Last month Surfers Against Sewage made headlines for staging a demonstration across 12 different locations around the UK to protest against water companies recklessly dumping sewage directly into the sea.

It came after South West Water had been fined a record £2.1m for illegally polluting waterways.

On one occasion raw sewage was pumped into the sea for more than 35 hours, with a sample taken from a stream at the nearest beach showing E. coli levels to be 2,000 times higher than a poor rating.

And reckless dumping from companies doesn’t stop there.

More Plastic than Fish

Every year, an estimated 8 million tons of plastic waste ends up in the ocean - and by 2050, it is projected that the ocean will contain, by weight, more plastic than fish unless we take immediate action on waste management.

Not only does this cause immense harm to fish and other marine animals, but ultimately to ourselves - not least through the ingestion of microplastics, which are now so ubiquitous they have been found present in unborn babies.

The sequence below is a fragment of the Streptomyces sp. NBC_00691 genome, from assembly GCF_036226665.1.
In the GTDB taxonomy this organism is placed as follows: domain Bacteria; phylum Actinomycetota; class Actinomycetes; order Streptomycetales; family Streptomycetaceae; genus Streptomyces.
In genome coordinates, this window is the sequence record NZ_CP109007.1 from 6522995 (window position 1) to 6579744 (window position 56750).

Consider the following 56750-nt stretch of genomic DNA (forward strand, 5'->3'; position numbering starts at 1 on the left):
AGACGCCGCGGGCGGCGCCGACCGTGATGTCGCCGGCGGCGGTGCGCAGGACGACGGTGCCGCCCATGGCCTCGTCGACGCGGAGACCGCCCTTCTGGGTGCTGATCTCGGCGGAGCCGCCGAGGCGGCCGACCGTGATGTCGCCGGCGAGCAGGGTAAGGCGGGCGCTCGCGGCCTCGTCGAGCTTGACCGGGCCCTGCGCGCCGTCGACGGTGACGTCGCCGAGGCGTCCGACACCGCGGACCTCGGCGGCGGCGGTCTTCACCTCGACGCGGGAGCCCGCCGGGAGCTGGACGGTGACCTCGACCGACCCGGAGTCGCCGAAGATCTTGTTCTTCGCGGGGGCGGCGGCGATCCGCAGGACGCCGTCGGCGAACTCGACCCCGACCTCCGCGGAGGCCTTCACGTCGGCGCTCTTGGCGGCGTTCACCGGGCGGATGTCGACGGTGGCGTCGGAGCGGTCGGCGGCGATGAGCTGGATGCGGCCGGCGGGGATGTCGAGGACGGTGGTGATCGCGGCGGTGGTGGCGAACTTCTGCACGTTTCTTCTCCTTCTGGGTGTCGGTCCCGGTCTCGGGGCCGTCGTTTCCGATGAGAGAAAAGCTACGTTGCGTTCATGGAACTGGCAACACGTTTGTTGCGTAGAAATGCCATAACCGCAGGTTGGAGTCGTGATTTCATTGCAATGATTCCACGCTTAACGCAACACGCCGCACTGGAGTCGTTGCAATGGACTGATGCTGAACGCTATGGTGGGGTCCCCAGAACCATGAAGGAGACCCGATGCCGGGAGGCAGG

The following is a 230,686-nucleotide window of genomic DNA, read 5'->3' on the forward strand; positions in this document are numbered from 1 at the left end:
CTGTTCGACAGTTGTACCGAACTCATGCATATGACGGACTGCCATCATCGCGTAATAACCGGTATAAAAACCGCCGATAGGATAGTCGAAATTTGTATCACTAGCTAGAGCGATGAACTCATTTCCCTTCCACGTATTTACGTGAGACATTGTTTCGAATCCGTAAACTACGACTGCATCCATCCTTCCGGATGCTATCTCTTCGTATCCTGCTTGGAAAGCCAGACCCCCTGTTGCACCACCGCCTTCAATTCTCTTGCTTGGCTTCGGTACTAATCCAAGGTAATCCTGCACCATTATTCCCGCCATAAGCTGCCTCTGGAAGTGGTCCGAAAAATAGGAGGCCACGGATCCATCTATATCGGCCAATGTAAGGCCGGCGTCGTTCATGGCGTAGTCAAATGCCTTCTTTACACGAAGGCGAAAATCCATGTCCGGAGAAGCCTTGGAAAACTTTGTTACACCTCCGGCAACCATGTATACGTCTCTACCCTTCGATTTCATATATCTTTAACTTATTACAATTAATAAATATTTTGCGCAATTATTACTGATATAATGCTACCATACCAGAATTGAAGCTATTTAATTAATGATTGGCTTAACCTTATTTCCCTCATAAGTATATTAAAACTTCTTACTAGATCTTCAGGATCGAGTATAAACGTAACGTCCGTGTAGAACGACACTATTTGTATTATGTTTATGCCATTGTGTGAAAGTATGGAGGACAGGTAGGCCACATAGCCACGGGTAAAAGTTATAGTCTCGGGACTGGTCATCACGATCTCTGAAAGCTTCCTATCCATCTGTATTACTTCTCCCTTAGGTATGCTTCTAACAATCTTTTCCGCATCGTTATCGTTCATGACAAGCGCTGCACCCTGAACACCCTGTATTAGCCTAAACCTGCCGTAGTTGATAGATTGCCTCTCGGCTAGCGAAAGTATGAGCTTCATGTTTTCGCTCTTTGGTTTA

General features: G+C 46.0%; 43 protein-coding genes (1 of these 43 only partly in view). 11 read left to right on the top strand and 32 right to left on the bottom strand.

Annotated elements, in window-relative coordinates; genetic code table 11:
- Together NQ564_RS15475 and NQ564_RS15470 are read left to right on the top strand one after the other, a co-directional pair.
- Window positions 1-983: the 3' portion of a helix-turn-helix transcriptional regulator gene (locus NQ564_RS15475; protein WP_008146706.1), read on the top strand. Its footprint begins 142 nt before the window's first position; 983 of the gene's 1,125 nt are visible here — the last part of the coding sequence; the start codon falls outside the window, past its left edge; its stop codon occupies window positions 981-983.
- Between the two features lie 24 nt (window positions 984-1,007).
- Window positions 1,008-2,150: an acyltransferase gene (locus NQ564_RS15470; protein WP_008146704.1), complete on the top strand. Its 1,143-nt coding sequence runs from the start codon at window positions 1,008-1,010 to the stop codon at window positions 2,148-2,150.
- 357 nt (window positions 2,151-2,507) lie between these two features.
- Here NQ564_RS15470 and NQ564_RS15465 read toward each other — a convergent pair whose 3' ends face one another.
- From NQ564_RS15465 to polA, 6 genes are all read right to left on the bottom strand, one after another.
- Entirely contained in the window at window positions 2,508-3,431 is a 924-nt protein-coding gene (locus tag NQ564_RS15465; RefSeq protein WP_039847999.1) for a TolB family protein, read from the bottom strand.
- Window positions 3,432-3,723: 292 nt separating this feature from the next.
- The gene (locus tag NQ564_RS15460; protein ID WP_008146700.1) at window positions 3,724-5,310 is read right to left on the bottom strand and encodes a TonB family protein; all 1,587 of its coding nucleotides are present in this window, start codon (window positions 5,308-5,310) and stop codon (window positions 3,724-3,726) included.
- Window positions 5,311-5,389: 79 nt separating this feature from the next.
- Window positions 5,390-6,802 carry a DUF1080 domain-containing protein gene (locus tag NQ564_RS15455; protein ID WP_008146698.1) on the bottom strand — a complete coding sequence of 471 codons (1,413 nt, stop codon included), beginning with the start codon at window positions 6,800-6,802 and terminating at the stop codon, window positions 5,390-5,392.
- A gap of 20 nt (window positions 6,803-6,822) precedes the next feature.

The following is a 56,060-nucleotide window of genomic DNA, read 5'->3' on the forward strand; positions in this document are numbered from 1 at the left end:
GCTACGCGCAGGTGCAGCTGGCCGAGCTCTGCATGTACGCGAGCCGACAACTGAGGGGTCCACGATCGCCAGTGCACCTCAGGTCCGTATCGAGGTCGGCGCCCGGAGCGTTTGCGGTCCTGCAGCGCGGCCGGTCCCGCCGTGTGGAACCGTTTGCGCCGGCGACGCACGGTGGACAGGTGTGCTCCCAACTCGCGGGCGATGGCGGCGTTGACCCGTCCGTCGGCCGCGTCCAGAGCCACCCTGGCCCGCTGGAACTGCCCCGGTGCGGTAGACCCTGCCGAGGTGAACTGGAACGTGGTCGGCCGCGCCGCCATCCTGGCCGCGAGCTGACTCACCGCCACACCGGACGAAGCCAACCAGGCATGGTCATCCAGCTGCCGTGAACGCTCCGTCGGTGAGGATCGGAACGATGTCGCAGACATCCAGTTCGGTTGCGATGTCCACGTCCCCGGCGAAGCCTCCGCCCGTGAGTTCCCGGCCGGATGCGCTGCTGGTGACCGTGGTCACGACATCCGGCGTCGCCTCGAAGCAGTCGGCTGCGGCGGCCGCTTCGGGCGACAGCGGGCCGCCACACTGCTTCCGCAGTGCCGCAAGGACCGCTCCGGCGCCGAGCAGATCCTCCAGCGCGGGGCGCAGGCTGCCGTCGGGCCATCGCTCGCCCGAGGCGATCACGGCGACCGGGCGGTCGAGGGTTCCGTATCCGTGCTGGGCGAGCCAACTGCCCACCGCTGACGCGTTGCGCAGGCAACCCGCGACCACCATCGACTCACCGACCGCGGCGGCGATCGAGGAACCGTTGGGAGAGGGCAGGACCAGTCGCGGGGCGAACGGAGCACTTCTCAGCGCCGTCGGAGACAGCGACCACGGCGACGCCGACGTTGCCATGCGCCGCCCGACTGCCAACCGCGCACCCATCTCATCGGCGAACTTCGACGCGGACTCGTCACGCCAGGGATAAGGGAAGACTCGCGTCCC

Ocean Economics

And if the environmental factors weren’t enough to regard the health of the blue planet a top priority, you may wish to consider the economic argument.

 The ocean economy contributes an estimated £1.2 trillion annually to global GDP, supporting industries such as tourism, fisheries, and transportation.

 Simply put, it provides livelihoods for millions of people worldwide and ensures the food security of coastal communities that rely on fishing as their primary source of sustenance.

 And we haven’t even touched on the devastation that will occur to these low-lying communities with the threat of rising sea levels.


Overlooked Oceans

 And while conservation of every kind is vital, marine conservation is often overlooked in high profile awareness campaigns.

 While we all know that the deforestation of the planet’s rainforests presents an urgent and pressing problem, consider that the ocean sequesters almost double the amount of carbon each year in comparison.

 Research suggests that tropical rainforests - branded the lungs of the planet - sequester around 1.3 billion metric tons of carbon annually. Meanwhile, studies estimate that oceans sequester around 2.5 billion metric tons of carbon per year.